Bala Golf Club

5,306 yards, 130 slope from the Blues

Course:  In Philadelphia proper, Bala Golf Club is a private course about 10 minutes from Center City, just blocks from the Mann Center.  Built in 1901 and designed by William Flynn, Bala is a classic layout that makes the most of the smaller rolling land upon which it is set.  Originally a nine-hole course, Flynn was able to expand to a full eighteen and succeeded in developing a comprehensive challenge that emphasizes accuracy while ensuring that every club in the bag is utilized.

 Bala defends itself well despite its length.  Flashed bunkers around the greens, slopes and contours creating difficult lies, forced carries and narrow corridors are all presented as you progress through the round.  Greens are fast, small and undulate.  Essentially, Bala makes sure that acumen in the long game does not assure a good score.  While the green complexes were the most interesting part of the course, there were a handful of holes that stood out as memorable while the rest provided a nice straightforward test of golf on template holes.  It’s a very walkable course and during my time at the course, I’d say the majority of the rounds played were being walked.

In many respects, I find a lot of similarities in the Flynn courses I have played in the area.  Plymouth CC, McCall and Bala all have shared characteristics; their parkland design is dominated by flashed bunkers, tree-lined dog legs and canted fairways with a dedication to avoid any inkling of quirk at all costs.  The instances where Flynn comes perilously close to quirk just happen to be the holes I enjoy and remember the most and as a result, I wish he came close to that line more often.  Of course, I always maintain a pretty high interest level on Flynn’s courses because of his superb ability to present a straightforward course yet diversify it through his use of the terrain and attention to bunkering and greens.  I found both Plymouth and McCall interesting and challenging throughout and that’s how I feel about Bala as well.  While Plymouth was my favorite of the three because it showed the most character, I remember McCall most for its use of severe elevation changes and blind shots, I’d say Bala is the more straightforward of the three yet has a couple of the more memorable holes.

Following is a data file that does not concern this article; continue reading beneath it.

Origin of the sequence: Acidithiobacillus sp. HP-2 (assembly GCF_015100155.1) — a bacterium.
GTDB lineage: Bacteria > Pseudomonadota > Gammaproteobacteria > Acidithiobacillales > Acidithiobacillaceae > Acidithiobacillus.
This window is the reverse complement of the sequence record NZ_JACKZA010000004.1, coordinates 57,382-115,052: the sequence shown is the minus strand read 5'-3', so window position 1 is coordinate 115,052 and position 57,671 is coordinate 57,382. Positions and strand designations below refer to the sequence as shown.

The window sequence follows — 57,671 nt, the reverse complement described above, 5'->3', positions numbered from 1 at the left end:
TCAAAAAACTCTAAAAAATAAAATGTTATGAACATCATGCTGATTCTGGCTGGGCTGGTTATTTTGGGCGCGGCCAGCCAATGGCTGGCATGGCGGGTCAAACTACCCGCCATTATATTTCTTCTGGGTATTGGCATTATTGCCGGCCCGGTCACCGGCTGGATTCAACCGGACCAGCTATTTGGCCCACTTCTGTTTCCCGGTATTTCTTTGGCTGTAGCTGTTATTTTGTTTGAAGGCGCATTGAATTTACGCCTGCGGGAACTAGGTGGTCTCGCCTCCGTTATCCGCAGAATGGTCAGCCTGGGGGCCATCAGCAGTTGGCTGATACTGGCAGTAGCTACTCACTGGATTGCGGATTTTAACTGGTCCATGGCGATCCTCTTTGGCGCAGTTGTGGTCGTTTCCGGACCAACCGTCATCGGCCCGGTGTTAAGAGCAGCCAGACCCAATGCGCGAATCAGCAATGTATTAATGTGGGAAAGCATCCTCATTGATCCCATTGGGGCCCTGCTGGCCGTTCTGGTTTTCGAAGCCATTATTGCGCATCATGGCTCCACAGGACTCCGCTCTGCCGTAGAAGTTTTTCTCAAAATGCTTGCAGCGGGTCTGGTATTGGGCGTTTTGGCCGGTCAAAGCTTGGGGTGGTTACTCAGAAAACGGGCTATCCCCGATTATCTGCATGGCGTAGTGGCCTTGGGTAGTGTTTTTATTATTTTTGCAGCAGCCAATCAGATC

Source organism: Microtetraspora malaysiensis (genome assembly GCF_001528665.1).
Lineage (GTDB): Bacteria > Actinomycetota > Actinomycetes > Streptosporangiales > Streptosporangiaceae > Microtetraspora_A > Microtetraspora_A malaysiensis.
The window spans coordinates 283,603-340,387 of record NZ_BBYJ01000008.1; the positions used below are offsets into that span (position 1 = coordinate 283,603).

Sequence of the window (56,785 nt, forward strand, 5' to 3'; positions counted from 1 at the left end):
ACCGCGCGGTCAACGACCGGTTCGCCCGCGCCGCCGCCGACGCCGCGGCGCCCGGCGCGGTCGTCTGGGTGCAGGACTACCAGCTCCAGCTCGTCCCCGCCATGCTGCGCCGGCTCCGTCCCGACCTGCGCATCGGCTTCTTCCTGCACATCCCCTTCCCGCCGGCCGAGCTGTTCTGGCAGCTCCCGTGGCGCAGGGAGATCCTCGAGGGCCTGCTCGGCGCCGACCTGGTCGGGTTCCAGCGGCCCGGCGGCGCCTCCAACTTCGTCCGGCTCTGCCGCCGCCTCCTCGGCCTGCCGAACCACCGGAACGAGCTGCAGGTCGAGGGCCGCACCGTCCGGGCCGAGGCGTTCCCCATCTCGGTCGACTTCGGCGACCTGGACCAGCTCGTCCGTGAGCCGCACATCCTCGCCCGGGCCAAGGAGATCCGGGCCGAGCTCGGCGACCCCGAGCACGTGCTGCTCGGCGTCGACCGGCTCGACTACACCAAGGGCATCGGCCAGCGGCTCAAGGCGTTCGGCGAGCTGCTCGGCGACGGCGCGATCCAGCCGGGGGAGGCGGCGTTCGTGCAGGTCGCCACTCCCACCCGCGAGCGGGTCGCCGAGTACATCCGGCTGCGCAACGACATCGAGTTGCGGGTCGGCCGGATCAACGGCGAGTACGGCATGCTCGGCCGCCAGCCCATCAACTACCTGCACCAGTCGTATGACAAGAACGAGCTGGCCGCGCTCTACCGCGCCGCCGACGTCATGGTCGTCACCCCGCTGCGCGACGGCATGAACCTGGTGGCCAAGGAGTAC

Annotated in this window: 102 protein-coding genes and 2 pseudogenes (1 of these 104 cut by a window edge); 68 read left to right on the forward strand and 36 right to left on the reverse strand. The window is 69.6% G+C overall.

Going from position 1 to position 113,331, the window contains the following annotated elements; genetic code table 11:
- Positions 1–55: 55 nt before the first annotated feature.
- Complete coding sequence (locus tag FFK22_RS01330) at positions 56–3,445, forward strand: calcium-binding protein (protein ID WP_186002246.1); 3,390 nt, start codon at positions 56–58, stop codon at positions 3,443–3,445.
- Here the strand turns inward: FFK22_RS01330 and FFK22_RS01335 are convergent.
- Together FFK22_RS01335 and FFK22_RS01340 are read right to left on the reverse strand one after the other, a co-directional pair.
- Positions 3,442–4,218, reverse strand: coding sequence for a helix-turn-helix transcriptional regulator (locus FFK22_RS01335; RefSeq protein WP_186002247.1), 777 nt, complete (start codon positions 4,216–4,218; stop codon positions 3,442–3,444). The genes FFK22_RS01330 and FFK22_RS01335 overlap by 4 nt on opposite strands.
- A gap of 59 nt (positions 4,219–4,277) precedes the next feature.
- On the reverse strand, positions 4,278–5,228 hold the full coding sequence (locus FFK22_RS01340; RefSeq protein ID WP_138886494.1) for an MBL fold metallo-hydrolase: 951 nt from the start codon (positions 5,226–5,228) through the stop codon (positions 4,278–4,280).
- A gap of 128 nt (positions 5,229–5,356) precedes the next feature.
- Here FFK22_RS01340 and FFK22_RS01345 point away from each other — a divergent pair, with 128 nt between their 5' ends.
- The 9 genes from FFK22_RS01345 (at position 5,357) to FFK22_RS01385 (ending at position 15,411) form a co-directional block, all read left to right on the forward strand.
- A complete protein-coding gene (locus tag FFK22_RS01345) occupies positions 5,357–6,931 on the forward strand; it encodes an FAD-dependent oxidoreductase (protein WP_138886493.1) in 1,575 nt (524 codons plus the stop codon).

Bala’s location is one of its bigger strengths.  It’s the closest course to downtown Philadelphia, and based on its attributes, makes it an attractive option over traveling 30 minutes or more some where else.  I live fairly close to Bala and have often considered membership.  While I had played here several years ago, I had the fortune of playing here again recently, perhaps this time with a bit more of a refined (or at least experienced) eye and once again mulling over whether to join.

The First is a 336 yard par 4 (from the Blues).  An uphill dog leg left, with an imposing bunker on the right side of the fairway where the closer you get to it, the better your shot into the green, or carry it altogether, yet beware the fairway starts to narrow around that area.  Going up the left side will leave you with a shorter shot, but brings the greenside bunker on the left into play and generally demands a more precise approach than going up the right side.  The green is well protected by bunkers and trees (on the far left).

The First

Approach shot territory

A look at the bunkering from the right side